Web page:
By Brian Fee

The wildest art show in Austin isn’t in a museum or gallery, but rather a raw, former commercial space adjacent to the Paramount Theatre. There’s no sign out front, though artist-run non-profit organizers Co-Lab made one: unfurled on the venue’s concrete floor, it reads LAME LEWD AND DEPRESSED printed on the backside of a Freebirds World Burrito vinyl banner. LL&D‘s invite card features images of Thai prostitutes and a literally pissed bum. The press release, primarily composed by exhibiting artist and provocateur Mark Flood, slathers acerbic wit on thick:

“Perhaps as a result of some fine print, which they didn’t notice when they signed their contracts with Satan to give themselves upwardly mobile art careers, all three of these inexplicably successful shitheads will soon be in a show at an abandoned warehouse posing as a gallery, right here in sweet unspoiled Austin, the Houston of the hill country.”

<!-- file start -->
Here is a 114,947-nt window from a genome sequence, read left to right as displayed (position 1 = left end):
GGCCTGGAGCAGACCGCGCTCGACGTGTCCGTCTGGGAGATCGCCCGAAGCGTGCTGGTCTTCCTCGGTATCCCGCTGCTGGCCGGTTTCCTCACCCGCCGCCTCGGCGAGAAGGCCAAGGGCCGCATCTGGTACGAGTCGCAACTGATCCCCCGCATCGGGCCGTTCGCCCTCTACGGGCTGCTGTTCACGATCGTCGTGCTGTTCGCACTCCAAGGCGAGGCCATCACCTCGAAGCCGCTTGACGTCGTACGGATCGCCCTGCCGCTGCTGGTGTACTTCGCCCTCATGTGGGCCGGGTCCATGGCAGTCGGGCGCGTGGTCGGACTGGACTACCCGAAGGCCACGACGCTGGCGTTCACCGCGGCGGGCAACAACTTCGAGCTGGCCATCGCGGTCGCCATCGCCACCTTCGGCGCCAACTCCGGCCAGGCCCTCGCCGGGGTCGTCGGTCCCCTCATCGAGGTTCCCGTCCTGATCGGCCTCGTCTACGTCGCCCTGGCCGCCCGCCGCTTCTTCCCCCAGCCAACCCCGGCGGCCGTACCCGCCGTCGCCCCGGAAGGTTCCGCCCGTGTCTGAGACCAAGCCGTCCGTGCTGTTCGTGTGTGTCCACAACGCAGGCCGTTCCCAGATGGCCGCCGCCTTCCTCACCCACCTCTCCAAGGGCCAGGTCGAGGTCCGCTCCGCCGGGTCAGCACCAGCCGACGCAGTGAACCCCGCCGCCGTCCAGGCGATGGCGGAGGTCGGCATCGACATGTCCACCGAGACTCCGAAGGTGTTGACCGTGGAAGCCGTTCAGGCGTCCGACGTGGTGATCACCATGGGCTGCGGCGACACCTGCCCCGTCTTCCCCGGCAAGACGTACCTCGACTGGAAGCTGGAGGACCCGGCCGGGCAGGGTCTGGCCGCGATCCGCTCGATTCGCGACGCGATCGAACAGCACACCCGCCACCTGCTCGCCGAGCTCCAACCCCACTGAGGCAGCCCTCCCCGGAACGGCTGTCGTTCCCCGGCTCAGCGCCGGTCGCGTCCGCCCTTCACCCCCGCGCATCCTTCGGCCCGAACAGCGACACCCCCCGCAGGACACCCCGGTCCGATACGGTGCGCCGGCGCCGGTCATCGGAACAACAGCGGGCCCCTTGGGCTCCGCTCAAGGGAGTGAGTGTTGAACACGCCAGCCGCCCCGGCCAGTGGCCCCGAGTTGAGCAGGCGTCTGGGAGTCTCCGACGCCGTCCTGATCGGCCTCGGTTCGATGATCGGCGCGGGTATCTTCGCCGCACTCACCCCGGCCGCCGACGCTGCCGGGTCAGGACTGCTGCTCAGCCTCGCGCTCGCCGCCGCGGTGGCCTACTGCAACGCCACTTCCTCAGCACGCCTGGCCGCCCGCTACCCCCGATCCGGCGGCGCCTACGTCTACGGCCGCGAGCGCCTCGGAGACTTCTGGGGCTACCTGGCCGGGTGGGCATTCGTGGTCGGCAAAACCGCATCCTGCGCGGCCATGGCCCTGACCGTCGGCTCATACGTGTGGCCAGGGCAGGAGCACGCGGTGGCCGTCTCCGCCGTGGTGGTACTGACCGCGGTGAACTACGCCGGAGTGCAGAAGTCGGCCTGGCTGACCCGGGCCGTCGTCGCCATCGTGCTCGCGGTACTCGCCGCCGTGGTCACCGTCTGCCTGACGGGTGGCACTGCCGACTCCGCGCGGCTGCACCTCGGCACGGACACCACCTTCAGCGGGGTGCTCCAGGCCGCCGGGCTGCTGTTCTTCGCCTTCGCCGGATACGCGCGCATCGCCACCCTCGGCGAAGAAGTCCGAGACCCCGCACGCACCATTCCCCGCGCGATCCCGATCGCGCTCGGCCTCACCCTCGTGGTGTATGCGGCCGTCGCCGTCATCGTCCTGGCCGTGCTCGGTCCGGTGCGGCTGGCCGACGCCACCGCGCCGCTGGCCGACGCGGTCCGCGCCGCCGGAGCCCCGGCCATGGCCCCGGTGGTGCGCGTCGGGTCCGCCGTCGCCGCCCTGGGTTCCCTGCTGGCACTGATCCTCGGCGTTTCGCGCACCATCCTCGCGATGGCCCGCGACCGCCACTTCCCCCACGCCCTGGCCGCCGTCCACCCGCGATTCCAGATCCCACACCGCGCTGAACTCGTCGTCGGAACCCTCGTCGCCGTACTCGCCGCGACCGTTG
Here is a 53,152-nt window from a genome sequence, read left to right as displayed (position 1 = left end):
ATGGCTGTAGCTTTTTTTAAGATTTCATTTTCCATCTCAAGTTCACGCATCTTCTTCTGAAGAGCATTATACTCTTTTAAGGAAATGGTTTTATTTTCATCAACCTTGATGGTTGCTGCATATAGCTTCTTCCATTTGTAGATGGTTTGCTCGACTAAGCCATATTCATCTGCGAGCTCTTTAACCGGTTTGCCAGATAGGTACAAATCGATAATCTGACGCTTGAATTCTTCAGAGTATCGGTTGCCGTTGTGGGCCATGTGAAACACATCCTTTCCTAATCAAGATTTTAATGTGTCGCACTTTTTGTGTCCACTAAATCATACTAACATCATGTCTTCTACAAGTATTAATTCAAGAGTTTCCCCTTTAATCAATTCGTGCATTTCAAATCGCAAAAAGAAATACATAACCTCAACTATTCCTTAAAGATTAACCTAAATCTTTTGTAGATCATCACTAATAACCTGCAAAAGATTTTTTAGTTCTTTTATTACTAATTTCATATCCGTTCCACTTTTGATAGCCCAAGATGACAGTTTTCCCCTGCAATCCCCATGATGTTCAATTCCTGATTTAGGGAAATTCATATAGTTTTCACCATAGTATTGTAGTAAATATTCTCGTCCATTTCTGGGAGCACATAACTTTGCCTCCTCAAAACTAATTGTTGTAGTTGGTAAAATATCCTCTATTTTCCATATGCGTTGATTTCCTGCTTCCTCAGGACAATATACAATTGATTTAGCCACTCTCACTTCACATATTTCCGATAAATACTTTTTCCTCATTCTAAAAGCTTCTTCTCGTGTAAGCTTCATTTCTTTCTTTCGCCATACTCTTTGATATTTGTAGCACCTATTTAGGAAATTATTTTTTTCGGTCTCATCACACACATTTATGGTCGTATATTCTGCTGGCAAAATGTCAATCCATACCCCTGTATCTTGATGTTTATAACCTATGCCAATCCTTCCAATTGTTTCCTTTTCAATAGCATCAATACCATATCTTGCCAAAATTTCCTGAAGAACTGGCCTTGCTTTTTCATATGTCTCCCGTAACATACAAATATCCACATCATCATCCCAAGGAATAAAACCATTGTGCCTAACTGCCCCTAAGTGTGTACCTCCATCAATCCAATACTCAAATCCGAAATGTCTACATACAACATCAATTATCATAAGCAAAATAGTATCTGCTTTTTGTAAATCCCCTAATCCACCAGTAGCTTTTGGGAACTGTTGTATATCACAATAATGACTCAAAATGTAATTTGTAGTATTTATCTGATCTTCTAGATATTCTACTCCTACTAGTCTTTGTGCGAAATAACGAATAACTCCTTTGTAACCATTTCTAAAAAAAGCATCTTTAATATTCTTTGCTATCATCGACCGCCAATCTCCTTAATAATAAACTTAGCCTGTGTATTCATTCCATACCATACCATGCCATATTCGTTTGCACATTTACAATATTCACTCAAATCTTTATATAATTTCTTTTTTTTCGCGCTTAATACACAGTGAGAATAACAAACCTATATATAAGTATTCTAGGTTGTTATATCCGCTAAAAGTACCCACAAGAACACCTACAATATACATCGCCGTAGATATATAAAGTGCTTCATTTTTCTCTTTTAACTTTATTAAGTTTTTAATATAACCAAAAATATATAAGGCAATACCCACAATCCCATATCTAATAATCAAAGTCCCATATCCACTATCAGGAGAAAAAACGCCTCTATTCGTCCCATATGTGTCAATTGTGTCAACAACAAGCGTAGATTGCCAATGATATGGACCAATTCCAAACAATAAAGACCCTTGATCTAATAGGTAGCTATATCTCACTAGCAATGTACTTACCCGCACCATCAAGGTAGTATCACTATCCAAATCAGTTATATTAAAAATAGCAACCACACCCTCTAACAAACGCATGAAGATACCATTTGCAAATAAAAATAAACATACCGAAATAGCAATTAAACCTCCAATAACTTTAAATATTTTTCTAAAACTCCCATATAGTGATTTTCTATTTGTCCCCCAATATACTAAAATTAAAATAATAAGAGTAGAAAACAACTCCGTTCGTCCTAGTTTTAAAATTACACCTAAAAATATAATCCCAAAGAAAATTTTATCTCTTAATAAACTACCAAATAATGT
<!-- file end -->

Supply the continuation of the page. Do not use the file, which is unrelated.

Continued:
Flood’s array of mutant bus-riders is derived from studio time spent near a BART stop, around an exhibition at NOMA Gallery in San Francisco. This speaks volumes to me as a hardcore big-city commuter: both Flood’s subway newbie with a route map (System Rider, replete with BART map collage) and the seasoned vet out for a recreational afternoon (Muni Rider, with SFMOMA leaflet of Henri Matisse’s Blue Nude and an ad for “Grand Daddy Purple” marijuana). Flood might not expect anyone to gain satisfaction from this very personal series besides himself, but I’ve routinely been that zoned-out traveler, clutching the overhead hand-guard, maybe seriously jet-lagged after an international flight to wherever, reduced to a colorful circulatory tangle in Flood’s paintings.

Lame Lewd and Depressed is on view at Some Old Warehouse, 721 Congress, Austin, through October 30.

Brian Fee is an art punk based currently in Austin, but he can usually be found in New York, Tokyo, or Berlin, depending on the art season.